Rated 3 out of 5 by from Interesting I was eager to read this book based on discussions of it on CBC and the synopsis found here. Have to admit that while it was well written and liked the premise, overall it was just another good book but not noteworthy. Read this if you read a lot, but if you are a one a month or fewer reader, then I would give it a pass.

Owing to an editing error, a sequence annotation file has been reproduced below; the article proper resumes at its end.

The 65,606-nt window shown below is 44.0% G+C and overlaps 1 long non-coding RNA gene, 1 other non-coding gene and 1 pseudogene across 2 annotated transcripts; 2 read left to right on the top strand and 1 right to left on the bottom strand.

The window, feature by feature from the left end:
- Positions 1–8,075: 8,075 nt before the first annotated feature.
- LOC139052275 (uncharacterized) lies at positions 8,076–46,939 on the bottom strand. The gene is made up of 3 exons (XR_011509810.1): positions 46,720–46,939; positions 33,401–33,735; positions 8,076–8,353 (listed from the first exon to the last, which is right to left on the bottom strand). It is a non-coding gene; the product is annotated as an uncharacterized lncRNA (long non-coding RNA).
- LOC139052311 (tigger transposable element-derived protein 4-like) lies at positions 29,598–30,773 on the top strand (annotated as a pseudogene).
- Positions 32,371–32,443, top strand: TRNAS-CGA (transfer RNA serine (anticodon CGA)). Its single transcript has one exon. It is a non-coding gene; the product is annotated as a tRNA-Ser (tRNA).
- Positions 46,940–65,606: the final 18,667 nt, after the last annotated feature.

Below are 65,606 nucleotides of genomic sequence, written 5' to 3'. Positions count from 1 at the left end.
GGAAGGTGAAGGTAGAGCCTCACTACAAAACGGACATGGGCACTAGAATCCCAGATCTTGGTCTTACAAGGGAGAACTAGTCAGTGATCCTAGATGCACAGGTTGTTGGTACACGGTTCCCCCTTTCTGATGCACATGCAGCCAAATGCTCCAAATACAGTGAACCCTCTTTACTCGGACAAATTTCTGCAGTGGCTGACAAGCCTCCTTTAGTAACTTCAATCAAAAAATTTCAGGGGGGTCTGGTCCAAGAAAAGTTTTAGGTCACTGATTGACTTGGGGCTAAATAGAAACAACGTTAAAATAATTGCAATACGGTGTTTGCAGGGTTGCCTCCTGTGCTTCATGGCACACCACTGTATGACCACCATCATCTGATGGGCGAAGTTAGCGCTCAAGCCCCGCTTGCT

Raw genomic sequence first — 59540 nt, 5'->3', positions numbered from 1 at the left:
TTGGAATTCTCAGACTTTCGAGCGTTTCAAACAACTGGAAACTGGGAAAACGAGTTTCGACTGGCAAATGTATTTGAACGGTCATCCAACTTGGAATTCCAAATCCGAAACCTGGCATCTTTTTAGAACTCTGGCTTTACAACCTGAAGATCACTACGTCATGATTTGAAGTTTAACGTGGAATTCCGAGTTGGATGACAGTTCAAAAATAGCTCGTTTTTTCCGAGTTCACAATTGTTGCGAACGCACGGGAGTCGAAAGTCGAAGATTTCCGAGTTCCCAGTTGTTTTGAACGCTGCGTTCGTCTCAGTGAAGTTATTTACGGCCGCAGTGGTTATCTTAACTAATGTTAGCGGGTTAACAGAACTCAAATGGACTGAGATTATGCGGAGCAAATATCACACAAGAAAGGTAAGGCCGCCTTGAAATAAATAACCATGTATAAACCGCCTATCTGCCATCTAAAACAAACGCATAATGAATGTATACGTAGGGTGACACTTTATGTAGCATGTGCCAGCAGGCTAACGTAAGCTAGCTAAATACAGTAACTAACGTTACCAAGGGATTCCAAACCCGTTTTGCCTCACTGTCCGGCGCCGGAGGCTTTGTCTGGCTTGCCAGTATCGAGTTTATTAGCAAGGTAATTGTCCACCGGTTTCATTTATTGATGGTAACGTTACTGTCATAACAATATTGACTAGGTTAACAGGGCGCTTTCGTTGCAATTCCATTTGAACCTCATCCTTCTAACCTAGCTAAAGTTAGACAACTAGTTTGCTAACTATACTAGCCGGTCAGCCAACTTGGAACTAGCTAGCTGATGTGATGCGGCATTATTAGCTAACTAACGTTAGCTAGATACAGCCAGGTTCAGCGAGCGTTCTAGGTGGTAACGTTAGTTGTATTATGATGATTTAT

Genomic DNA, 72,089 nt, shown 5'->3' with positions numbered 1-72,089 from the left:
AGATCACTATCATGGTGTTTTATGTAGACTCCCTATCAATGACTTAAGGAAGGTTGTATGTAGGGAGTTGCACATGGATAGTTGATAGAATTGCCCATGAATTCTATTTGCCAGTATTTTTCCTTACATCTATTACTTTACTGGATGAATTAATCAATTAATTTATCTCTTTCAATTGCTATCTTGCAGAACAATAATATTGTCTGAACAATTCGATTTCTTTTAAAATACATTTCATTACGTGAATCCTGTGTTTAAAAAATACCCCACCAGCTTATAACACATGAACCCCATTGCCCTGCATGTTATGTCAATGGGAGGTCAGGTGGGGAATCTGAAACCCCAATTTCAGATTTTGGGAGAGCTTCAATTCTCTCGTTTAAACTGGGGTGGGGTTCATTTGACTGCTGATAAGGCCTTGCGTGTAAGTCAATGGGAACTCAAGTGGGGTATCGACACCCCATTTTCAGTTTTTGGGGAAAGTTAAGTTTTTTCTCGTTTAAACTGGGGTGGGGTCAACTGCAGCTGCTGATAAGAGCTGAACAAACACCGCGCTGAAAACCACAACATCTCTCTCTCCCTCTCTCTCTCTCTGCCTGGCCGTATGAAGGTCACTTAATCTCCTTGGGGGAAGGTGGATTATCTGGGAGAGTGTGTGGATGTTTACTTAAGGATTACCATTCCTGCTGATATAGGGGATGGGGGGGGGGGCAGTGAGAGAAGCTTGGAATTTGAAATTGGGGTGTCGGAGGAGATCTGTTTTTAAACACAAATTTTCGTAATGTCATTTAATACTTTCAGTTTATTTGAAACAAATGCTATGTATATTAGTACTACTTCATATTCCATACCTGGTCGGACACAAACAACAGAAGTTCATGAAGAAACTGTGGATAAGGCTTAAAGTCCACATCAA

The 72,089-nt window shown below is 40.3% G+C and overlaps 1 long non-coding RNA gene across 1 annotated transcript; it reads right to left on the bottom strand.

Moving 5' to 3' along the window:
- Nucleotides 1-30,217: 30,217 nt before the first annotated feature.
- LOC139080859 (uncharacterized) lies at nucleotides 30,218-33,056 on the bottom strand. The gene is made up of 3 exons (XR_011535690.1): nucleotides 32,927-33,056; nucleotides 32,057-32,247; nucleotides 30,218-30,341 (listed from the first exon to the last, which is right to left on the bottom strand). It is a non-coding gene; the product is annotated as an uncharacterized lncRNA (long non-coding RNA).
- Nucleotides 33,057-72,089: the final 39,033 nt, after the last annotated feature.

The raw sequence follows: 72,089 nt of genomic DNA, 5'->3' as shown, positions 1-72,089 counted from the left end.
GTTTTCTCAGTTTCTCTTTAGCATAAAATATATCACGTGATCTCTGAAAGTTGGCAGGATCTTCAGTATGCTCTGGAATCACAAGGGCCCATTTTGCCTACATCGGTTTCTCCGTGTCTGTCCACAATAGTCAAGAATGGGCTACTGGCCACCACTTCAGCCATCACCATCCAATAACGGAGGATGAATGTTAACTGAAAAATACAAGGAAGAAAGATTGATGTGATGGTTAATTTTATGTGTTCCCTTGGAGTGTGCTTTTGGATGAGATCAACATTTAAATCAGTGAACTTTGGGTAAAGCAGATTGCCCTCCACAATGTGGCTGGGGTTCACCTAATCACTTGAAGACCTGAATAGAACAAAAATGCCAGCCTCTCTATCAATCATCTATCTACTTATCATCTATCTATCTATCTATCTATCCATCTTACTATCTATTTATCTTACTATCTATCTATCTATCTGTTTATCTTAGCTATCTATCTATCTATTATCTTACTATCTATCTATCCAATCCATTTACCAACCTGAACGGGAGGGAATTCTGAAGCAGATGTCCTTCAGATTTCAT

Date published: 2016-11-08

Read from the Book